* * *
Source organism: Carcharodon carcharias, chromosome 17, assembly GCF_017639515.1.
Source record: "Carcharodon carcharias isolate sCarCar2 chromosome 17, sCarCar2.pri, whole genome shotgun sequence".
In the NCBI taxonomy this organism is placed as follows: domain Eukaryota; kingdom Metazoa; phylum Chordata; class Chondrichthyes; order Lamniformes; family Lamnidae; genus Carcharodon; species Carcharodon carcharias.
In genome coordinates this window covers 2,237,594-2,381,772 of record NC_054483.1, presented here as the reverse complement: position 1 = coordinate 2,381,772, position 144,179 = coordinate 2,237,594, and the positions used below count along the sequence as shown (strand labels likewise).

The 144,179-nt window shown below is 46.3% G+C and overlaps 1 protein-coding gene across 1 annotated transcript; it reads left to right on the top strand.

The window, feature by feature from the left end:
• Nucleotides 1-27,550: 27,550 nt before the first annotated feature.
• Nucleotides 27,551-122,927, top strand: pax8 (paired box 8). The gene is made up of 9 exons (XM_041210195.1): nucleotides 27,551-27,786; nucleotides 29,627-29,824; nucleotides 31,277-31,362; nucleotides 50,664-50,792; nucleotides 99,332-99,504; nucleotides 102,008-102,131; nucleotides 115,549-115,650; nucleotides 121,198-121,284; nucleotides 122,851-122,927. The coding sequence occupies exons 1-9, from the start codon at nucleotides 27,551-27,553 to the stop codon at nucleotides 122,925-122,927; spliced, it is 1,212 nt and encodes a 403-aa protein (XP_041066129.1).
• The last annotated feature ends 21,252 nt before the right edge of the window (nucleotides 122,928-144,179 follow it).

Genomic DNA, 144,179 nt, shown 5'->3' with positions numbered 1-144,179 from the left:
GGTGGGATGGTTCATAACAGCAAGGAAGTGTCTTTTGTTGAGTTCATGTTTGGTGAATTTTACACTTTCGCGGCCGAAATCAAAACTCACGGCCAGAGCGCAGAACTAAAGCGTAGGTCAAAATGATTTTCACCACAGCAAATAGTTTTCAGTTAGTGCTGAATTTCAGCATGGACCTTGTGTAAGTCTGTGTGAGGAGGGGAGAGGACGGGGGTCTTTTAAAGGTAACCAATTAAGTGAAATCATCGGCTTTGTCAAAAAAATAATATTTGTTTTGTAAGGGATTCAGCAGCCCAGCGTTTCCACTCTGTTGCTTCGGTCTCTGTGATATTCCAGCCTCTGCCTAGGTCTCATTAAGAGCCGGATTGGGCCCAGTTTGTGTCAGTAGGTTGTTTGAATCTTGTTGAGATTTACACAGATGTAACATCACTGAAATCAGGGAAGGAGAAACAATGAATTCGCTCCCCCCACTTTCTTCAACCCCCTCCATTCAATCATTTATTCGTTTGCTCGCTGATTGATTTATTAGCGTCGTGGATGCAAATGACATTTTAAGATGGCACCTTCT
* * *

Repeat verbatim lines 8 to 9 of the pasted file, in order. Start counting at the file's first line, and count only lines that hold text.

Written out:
• Nucleotides 27,551-122,927, top strand: pax8 (paired box 8). The gene is made up of 9 exons (XM_041210195.1): nucleotides 27,551-27,786; nucleotides 29,627-29,824; nucleotides 31,277-31,362; nucleotides 50,664-50,792; nucleotides 99,332-99,504; nucleotides 102,008-102,131; nucleotides 115,549-115,650; nucleotides 121,198-121,284; nucleotides 122,851-122,927. The coding sequence occupies exons 1-9, from the start codon at nucleotides 27,551-27,553 to the stop codon at nucleotides 122,925-122,927; spliced, it is 1,212 nt and encodes a 403-aa protein (XP_041066129.1).
• The last annotated feature ends 21,252 nt before the right edge of the window (nucleotides 122,928-144,179 follow it).